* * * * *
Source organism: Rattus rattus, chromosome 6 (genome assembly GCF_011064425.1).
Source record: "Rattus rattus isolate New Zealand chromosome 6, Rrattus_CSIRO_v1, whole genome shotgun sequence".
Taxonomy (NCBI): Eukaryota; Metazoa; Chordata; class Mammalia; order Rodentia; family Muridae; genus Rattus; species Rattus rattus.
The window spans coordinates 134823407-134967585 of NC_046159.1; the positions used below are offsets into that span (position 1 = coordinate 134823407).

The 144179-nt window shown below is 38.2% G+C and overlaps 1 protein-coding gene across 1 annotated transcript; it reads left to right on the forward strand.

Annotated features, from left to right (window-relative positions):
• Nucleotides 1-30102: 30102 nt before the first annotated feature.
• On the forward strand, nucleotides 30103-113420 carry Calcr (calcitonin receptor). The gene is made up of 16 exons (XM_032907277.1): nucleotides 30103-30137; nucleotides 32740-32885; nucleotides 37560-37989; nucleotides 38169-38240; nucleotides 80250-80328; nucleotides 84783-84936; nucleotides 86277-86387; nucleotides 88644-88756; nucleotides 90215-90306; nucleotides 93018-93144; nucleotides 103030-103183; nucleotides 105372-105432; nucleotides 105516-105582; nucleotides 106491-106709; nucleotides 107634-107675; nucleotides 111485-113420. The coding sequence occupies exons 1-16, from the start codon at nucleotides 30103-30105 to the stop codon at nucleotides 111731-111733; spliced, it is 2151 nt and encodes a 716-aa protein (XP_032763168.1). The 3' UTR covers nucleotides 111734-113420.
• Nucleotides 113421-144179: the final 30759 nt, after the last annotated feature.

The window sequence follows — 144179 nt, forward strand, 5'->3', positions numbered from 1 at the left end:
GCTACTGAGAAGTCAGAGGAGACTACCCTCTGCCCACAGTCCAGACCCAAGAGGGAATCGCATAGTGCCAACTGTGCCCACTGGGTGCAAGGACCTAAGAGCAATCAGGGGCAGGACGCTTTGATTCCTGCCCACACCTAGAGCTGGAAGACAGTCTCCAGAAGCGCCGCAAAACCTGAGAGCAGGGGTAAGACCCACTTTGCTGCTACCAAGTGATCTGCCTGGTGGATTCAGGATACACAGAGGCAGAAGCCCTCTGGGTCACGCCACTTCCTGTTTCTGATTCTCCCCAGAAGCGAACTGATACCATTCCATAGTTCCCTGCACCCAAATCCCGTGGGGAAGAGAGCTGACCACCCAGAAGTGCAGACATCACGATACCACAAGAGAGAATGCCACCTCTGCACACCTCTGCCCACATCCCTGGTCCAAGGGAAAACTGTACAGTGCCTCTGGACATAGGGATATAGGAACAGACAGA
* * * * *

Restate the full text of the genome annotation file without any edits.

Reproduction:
Source organism: Rattus rattus, chromosome 6 (genome assembly GCF_011064425.1).
Source record: "Rattus rattus isolate New Zealand chromosome 6, Rrattus_CSIRO_v1, whole genome shotgun sequence".
Taxonomy (NCBI): Eukaryota; Metazoa; Chordata; class Mammalia; order Rodentia; family Muridae; genus Rattus; species Rattus rattus.
The window spans coordinates 134823407-134967585 of NC_046159.1; the positions used below are offsets into that span (position 1 = coordinate 134823407).

The 144179-nt window shown below is 38.2% G+C and overlaps 1 protein-coding gene across 1 annotated transcript; it reads left to right on the forward strand.

Annotated features, from left to right (window-relative positions):
• Nucleotides 1-30102: 30102 nt before the first annotated feature.
• On the forward strand, nucleotides 30103-113420 carry Calcr (calcitonin receptor). The gene is made up of 16 exons (XM_032907277.1): nucleotides 30103-30137; nucleotides 32740-32885; nucleotides 37560-37989; nucleotides 38169-38240; nucleotides 80250-80328; nucleotides 84783-84936; nucleotides 86277-86387; nucleotides 88644-88756; nucleotides 90215-90306; nucleotides 93018-93144; nucleotides 103030-103183; nucleotides 105372-105432; nucleotides 105516-105582; nucleotides 106491-106709; nucleotides 107634-107675; nucleotides 111485-113420. The coding sequence occupies exons 1-16, from the start codon at nucleotides 30103-30105 to the stop codon at nucleotides 111731-111733; spliced, it is 2151 nt and encodes a 716-aa protein (XP_032763168.1). The 3' UTR covers nucleotides 111734-113420.
• Nucleotides 113421-144179: the final 30759 nt, after the last annotated feature.

The window sequence follows — 144179 nt, forward strand, 5'->3', positions numbered from 1 at the left end:
GCTACTGAGAAGTCAGAGGAGACTACCCTCTGCCCACAGTCCAGACCCAAGAGGGAATCGCATAGTGCCAACTGTGCCCACTGGGTGCAAGGACCTAAGAGCAATCAGGGGCAGGACGCTTTGATTCCTGCCCACACCTAGAGCTGGAAGACAGTCTCCAGAAGCGCCGCAAAACCTGAGAGCAGGGGTAAGACCCACTTTGCTGCTACCAAGTGATCTGCCTGGTGGATTCAGGATACACAGAGGCAGAAGCCCTCTGGGTCACGCCACTTCCTGTTTCTGATTCTCCCCAGAAGCGAACTGATACCATTCCATAGTTCCCTGCACCCAAATCCCGTGGGGAAGAGAGCTGACCACCCAGAAGTGCAGACATCACGATACCACAAGAGAGAATGCCACCTCTGCACACCTCTGCCCACATCCCTGGTCCAAGGGAAAACTGTACAGTGCCTCTGGACATAGGGATATAGGAACAGACAGA